After our talk with Elizabeth Turnbull and our discussion on storytelling in Haiti, I started to wonder, how do we tell stories? And then, how do I tell stories? It turned into a pretty slippery slope, so bear with me.
As my siblings and I grew up we filled close to a dozen photo albums. Maybe it was because my mother was a photo fanatic, but more and more I’ve come to realize how well documented my life has been. So many of my stories are told through photographs.
I realize that not everyone’s experience will be the same as mine, but it seems safe to say that the new American norm is to tell our stories with the aid of visual media. It’s a way of sharing our lives and experiences with friends and family who might not be there to witness every major moment first hand.
More than that: We take pictures of everything. We share with everyone.
I’ve seen places in the world that I will probably never personally visit through the lens of a friend’s camera, and it’s really pretty amazing. (See below)
I’ve shared my experiences with friends, and my mom, by taking pictures when I travel. They’ve shared with me. They get to see what I’ve seen, where I’ve been, what I’ve done and through this act of sharing I’ve learned a lot, they’ve learned a lot too. One of the most important things that I’ve learned is this: It is easier to take pictures in most European countries than it is to document our experiences in countries like Haiti.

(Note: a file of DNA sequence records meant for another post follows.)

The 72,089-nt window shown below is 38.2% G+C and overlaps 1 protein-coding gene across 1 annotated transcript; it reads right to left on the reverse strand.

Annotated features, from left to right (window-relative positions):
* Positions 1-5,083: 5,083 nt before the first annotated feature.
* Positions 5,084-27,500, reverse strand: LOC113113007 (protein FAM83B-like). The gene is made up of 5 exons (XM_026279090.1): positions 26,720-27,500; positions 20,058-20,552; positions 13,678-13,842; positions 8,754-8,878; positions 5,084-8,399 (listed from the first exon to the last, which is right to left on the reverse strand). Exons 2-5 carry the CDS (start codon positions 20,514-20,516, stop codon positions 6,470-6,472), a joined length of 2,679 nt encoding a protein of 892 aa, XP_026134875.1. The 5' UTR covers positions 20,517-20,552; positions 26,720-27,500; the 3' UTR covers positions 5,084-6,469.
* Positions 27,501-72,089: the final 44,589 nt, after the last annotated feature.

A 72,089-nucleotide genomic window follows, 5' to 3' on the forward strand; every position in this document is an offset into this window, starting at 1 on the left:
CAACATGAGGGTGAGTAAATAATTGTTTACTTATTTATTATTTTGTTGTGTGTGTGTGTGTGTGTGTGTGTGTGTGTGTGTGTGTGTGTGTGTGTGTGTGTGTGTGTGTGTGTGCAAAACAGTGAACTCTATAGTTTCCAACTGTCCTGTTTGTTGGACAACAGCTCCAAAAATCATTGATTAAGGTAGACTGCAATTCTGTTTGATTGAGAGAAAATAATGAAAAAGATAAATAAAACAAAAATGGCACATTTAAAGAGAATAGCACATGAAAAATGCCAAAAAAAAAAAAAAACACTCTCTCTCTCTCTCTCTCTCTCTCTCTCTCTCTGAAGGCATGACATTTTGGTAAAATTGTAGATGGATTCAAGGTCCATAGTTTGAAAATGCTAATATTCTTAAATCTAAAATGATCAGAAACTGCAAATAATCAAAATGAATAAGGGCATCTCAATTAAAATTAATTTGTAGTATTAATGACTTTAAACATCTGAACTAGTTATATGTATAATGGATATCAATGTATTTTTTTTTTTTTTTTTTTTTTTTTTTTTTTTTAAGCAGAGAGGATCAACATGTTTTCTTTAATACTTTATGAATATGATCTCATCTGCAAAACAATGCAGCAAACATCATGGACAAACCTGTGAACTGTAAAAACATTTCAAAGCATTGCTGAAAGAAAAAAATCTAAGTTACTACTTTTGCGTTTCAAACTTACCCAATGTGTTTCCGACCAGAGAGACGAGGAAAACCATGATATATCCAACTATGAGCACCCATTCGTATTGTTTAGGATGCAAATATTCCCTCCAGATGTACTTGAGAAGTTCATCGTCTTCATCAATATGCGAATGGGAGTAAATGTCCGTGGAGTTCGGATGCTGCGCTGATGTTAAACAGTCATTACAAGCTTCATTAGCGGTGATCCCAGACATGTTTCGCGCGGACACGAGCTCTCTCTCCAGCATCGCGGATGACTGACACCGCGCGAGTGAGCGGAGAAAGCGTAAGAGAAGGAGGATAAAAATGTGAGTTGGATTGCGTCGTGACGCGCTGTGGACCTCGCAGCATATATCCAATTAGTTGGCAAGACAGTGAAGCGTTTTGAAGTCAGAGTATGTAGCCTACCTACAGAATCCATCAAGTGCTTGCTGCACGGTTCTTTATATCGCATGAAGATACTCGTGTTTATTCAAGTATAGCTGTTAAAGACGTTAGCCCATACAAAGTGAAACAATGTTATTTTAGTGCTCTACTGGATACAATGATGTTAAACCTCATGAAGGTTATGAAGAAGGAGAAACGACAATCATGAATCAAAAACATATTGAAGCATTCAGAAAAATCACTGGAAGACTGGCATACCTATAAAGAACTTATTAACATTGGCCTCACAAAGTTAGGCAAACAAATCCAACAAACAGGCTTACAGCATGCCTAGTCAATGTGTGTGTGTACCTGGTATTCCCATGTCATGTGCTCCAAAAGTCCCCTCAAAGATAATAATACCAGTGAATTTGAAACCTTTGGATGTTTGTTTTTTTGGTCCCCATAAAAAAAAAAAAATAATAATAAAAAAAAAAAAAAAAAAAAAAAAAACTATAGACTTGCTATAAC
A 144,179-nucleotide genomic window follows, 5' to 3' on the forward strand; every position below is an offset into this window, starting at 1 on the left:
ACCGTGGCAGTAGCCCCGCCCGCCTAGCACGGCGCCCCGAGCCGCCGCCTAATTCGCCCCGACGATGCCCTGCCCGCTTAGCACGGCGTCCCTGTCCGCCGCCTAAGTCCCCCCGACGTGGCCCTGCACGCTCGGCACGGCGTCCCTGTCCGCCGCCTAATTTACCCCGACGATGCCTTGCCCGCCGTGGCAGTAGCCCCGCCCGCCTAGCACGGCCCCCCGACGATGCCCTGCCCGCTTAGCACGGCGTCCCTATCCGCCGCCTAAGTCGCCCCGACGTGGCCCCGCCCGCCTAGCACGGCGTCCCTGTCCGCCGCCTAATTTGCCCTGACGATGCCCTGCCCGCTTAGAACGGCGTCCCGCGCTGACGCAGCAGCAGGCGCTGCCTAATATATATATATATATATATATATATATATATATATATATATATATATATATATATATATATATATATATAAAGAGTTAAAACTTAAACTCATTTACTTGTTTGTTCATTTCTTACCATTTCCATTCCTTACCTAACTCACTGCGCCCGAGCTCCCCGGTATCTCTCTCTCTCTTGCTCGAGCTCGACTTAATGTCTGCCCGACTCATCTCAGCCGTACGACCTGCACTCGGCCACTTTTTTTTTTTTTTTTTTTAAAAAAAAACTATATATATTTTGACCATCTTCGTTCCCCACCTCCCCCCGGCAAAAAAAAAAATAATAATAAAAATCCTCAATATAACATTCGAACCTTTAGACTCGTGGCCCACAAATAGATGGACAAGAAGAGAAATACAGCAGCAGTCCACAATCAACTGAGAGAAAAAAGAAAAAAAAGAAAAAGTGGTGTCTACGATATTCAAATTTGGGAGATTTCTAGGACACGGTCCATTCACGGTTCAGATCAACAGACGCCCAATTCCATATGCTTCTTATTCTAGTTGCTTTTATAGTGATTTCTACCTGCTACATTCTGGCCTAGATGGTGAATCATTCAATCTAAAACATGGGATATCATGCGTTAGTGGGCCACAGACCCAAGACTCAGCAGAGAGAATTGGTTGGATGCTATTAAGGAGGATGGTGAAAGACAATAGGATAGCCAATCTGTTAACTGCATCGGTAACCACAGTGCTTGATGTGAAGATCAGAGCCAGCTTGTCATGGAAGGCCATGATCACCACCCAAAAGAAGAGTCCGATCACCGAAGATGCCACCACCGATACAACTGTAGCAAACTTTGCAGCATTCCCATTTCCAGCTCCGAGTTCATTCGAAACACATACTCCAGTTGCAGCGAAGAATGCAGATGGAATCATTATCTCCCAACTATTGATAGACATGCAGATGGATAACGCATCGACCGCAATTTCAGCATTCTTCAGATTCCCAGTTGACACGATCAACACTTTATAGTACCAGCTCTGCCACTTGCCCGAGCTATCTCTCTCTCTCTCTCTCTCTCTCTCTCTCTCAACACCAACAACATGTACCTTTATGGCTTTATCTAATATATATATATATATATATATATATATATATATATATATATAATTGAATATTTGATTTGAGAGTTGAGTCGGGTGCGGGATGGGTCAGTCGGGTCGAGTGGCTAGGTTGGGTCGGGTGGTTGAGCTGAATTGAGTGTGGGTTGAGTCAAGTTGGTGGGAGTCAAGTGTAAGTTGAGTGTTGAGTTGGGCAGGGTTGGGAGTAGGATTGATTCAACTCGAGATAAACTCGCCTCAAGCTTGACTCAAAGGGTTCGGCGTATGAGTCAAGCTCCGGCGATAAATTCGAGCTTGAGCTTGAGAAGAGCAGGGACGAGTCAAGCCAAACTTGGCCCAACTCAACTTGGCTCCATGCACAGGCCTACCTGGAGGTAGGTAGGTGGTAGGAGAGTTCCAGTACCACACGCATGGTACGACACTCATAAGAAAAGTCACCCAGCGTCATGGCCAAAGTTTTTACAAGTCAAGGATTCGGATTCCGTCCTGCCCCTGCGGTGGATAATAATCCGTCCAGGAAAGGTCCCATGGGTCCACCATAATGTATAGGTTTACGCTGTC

There’s the old adage, “A picture’s worth a thousand words”, but sometimes a thousand words cannot even begin to contextualize a picture; how much of the story have you really told?
As our culture relies increasingly upon the power of pictures to share our stories (and the stories of those people whose paths we cross) a certain mindfulness is imperative. What story, exactly, are we sharing? Is it the same story the viewer will see, (i.e. will they get ‘the whole picture’)? Is it even our story to share? What kind of change can it bring about? What’s our motivation behind sharing it? Does it lift people up or perpetuate harmful stereotypes? (We’re just beginning to skim the surface here…)
I’m not suggesting that Americans are the only ones who rely upon photography as a means for telling stories, nor are we the only ones who document difficult situations (look anywhere on the web and you’ll find thousands of examples of stories being told in this way all over the world by people from every imaginable background) but I do think that pictures monopolize our new culture of storytelling and as volunteers (mostly from comparatively privileged backgrounds) we need to be aware of how our pictures portray the places we’ve come to love, and what effects they have on the people we care about.
So what’s the point?
Well, this post is a launching point. It’s the starting line before we plunge into a series of discussions on all things photography in Haiti. I’d like to put it out there right away: we don’t have all of the answers, but as curators of a community for socially engaged people looking to move through the world in the most socially responsible, compassionate way possible, I think this is a topic that is well worth our attention.
So please hang in there with us, we’ve got a lot of stories to tell.